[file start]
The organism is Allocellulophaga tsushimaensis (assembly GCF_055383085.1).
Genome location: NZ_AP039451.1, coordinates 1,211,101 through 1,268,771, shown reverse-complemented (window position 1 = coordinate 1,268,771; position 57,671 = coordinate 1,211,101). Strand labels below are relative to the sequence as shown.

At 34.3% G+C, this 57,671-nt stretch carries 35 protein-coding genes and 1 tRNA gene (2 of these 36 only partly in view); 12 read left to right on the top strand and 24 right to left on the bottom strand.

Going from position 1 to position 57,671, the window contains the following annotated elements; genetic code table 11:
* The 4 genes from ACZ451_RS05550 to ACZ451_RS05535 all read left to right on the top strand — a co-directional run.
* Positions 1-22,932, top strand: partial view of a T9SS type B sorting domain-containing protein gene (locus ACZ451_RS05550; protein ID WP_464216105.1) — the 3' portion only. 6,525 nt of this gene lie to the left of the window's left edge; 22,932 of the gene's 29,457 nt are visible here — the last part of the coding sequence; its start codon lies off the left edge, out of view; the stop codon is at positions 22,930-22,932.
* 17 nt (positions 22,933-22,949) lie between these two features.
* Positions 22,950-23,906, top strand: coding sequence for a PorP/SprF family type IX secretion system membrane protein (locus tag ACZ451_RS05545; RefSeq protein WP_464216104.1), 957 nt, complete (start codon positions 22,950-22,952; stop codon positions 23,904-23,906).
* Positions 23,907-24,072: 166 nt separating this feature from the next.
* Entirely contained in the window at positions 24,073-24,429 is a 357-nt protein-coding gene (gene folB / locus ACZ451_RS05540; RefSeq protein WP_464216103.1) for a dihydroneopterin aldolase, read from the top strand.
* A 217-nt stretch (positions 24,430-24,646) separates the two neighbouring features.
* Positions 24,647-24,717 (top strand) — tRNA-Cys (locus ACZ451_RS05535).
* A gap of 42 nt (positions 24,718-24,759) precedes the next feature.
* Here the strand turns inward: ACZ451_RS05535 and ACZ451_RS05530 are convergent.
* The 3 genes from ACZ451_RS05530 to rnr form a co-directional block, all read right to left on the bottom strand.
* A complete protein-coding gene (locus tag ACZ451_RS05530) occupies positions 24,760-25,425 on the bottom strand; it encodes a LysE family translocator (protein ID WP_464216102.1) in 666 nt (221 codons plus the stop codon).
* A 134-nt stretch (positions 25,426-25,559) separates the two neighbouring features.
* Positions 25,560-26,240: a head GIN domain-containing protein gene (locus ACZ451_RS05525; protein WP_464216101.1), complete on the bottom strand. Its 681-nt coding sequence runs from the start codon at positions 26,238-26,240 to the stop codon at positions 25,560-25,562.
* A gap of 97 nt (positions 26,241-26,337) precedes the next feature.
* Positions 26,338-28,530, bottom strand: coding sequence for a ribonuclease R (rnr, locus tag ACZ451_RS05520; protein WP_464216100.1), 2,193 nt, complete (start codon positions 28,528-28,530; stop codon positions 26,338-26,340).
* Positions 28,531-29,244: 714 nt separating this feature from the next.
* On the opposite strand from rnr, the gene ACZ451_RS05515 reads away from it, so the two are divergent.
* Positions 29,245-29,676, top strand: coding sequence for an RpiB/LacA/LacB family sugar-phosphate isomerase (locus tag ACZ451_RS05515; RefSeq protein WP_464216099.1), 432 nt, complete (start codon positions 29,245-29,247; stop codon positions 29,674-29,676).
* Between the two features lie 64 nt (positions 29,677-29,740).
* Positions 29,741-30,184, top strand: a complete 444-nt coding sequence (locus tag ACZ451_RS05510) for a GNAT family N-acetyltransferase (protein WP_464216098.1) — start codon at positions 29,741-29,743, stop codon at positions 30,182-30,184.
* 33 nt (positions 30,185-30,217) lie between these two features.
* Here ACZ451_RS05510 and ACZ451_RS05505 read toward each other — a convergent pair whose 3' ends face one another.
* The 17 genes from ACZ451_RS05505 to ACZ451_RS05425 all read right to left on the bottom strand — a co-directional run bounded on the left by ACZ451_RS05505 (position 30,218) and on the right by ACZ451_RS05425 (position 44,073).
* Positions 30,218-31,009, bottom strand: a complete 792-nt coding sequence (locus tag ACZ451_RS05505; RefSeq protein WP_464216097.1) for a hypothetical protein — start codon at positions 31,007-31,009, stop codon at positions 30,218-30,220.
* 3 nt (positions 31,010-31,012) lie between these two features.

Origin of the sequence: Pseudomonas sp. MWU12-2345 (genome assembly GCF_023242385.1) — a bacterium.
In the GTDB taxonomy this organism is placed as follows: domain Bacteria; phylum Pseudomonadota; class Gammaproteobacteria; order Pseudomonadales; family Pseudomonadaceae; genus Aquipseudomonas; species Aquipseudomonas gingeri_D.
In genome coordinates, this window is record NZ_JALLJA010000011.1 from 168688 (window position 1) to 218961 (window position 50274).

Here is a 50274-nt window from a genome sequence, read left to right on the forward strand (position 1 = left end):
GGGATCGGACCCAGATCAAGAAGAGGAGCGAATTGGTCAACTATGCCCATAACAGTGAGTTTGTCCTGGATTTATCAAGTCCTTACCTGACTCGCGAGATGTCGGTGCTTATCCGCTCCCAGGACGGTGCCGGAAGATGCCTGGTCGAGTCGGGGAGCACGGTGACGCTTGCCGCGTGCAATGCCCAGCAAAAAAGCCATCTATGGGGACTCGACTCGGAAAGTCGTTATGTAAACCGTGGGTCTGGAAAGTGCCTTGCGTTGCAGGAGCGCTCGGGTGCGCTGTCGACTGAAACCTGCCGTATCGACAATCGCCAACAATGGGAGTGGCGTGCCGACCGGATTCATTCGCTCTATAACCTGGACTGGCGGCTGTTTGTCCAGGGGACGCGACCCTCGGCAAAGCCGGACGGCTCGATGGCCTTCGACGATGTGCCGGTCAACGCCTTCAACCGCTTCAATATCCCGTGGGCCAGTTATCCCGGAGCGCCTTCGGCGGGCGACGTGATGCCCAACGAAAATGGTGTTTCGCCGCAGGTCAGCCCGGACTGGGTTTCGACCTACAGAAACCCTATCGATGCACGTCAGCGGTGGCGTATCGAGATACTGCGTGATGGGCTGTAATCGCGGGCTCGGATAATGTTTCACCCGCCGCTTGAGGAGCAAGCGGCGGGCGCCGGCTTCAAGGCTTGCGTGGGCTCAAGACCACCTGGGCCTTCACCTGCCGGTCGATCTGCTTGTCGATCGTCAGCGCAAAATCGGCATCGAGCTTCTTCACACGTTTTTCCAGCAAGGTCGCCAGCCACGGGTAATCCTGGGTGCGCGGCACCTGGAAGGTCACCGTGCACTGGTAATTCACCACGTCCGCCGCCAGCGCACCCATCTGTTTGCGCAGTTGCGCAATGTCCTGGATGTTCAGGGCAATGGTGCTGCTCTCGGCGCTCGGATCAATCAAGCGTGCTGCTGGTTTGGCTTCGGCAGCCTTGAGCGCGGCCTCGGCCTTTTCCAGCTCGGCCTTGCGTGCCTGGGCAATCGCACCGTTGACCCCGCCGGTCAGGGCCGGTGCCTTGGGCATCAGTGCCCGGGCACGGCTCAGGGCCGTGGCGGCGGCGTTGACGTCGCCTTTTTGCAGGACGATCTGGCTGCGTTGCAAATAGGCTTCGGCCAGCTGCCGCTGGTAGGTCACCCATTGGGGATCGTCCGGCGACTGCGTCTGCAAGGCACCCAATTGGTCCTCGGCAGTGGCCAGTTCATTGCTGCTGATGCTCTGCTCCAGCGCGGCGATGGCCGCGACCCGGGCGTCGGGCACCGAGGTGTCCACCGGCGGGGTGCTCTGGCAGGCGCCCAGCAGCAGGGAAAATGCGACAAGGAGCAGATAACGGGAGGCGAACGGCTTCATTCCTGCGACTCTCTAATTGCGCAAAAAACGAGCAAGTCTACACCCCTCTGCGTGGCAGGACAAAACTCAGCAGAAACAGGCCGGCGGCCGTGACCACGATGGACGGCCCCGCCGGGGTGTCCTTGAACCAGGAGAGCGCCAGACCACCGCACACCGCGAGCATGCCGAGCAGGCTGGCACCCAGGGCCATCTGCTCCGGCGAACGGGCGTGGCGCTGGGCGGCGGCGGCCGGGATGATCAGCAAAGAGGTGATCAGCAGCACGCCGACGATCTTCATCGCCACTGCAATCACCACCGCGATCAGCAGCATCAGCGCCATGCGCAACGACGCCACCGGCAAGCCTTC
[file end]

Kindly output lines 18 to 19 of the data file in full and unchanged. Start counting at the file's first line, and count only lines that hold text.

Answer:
* Positions 25,560-26,240: a head GIN domain-containing protein gene (locus ACZ451_RS05525; protein WP_464216101.1), complete on the bottom strand. Its 681-nt coding sequence runs from the start codon at positions 26,238-26,240 to the stop codon at positions 25,560-25,562.
* A gap of 97 nt (positions 26,241-26,337) precedes the next feature.